Silje Karine Muotka is a Norwegian Sámi, part of an indigenous group with roots in northern Scandinavia that stretch back 11,000 years.
Like Canada’s Aboriginal people, Mutoka’s ancestors lived off their native land well before Europeans began to settle there. But unlike any Aboriginal person, Muotka spends her days fighting for indigenous rights as a member of a special indigenous peoples’ parliament in Norway, a mechanism for indigenous representation that does not exist in Canada.
In the Norwegian Sámi Parliament, Muotka represents the Norwegian Sami Association party, which is currently in opposition against the ruling Labor Party. She leads the childhood, care and education committee and her 39-member parliament functions in a similar way to the Norwegian parliament in Oslo, albeit with one major difference. Instead of working toward laws, members of the Sámi Parliament devise recommendations for the Norwegian parliament.
Muotka describes the parliament as an “advisory organ” which the Norwegian parliament has a legal duty to consult, but she says it is also much more than that.
“We have symbolic power,” Muotka says. “There is a great power that lies in that.”
In Canada, there are those who wonder whether this kind of power in the hands of indigenous people could be the approach to aboriginal self-governance that would solve persistent problems in aboriginal communities.
In 2008, former senator Aurélien Gill introduced a bill to create an Aboriginal parliament called the “Assembly of Aboriginal Peoples.” In an article published in the Canadian Parliamentary Review, Gill sided with others who before him who had argued that a parliament would “break the vicious cycle of dependence and guardianship” for Aboriginal people.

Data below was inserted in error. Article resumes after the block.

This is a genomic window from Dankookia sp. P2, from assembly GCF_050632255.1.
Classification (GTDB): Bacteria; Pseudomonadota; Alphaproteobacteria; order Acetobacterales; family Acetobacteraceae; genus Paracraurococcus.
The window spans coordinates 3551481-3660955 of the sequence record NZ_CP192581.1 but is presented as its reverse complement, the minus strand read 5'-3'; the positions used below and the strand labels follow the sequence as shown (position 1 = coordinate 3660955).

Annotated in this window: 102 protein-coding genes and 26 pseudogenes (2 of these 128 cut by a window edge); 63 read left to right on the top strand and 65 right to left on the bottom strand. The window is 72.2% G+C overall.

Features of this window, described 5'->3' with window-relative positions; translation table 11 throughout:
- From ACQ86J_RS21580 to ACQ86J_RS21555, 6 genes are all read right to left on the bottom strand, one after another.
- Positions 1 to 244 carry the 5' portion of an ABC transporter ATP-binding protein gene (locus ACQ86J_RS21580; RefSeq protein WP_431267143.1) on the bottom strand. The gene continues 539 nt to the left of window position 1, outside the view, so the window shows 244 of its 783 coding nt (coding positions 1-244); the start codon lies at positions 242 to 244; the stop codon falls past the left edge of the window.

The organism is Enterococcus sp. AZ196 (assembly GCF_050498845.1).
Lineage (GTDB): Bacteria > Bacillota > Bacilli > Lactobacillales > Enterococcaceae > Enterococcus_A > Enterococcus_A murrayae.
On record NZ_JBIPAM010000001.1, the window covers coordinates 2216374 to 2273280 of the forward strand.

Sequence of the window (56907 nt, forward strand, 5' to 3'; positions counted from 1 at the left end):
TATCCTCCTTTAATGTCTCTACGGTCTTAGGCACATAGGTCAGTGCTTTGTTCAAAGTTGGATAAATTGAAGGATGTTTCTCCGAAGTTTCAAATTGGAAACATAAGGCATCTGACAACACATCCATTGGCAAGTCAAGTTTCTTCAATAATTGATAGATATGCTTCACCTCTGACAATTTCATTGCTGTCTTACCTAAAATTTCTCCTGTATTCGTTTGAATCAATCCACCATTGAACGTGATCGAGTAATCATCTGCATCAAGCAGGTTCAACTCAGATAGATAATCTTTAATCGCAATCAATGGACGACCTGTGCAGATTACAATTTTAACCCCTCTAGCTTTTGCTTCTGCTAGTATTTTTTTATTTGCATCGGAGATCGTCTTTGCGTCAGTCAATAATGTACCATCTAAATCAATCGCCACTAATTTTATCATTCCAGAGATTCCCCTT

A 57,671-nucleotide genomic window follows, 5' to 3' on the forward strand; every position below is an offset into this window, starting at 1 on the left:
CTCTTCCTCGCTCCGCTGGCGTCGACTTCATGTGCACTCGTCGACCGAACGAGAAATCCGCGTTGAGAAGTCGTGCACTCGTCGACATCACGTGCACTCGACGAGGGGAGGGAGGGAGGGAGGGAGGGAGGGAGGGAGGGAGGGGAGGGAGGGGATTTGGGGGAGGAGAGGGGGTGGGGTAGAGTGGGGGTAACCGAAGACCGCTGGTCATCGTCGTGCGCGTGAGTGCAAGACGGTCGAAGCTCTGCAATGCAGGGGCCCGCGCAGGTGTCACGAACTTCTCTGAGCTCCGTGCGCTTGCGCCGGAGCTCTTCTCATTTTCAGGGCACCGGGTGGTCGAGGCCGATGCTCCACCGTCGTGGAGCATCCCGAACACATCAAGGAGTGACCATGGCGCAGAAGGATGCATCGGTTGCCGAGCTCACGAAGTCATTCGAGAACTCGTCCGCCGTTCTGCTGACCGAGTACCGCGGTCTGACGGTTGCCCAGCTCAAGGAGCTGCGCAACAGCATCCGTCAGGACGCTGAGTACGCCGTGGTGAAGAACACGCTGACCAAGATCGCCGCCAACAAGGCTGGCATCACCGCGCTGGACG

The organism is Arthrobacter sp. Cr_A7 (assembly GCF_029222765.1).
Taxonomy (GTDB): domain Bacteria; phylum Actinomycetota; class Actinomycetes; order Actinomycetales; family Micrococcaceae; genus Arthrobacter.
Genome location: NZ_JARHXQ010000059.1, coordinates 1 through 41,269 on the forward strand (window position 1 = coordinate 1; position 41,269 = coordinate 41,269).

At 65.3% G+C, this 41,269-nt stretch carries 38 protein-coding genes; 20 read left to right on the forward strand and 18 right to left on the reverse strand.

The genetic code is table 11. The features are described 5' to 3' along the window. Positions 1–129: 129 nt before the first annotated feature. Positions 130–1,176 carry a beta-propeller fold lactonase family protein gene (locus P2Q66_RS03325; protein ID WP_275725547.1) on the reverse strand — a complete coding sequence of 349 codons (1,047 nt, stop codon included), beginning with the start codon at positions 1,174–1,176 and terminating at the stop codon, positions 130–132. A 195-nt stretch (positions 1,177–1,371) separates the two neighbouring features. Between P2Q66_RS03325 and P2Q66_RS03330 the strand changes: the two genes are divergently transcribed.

Ultimately, the bill died on the order paper when Parliament was prorogued in 2009 and has never been revived, but Gill envisioned a parliamentary body that would have been very similar to the Sami Parliament that exists today in Norway. The Assembly of Aboriginal Peoples would have authority over expenses related to Aboriginal people, treaty rights and land issues, as well as anything related to Aboriginal identity, including language, traditions, education and social life.
Gill acknowledged the limited powers of indigenous parliaments in other countries, including Norway.
In fact, the Sámi Parliament is completely dependent on the Norwegian parliament for its funding. Despite this, Gill argued a parliament would be an important first step to greater Aboriginal self-determination.
Muotka says although the Sámi Parliament is financial dependent on the Norwegian state, it still manages to wield influence in consultations during the stages leading up to the creation of a law.
“You can do a lot before they put out a law,” Muotka says. “Our government has won a lot of important milestones.”
She points to the Finnmark Act, which transferred ownership of 46,000 square kilometers of land in northern Norway from the state to the area’s inhabitants – many of whom are Sámi. The Sámi Parliament advocated for the Finnmark Act to protect Sámi rights to resources on their traditional land in northern Norway.
In short, Muotka says the Sámi Parliament is important because it ensures Sámi issues are addressed and do not fall by the wayside in the Norwegian parliament.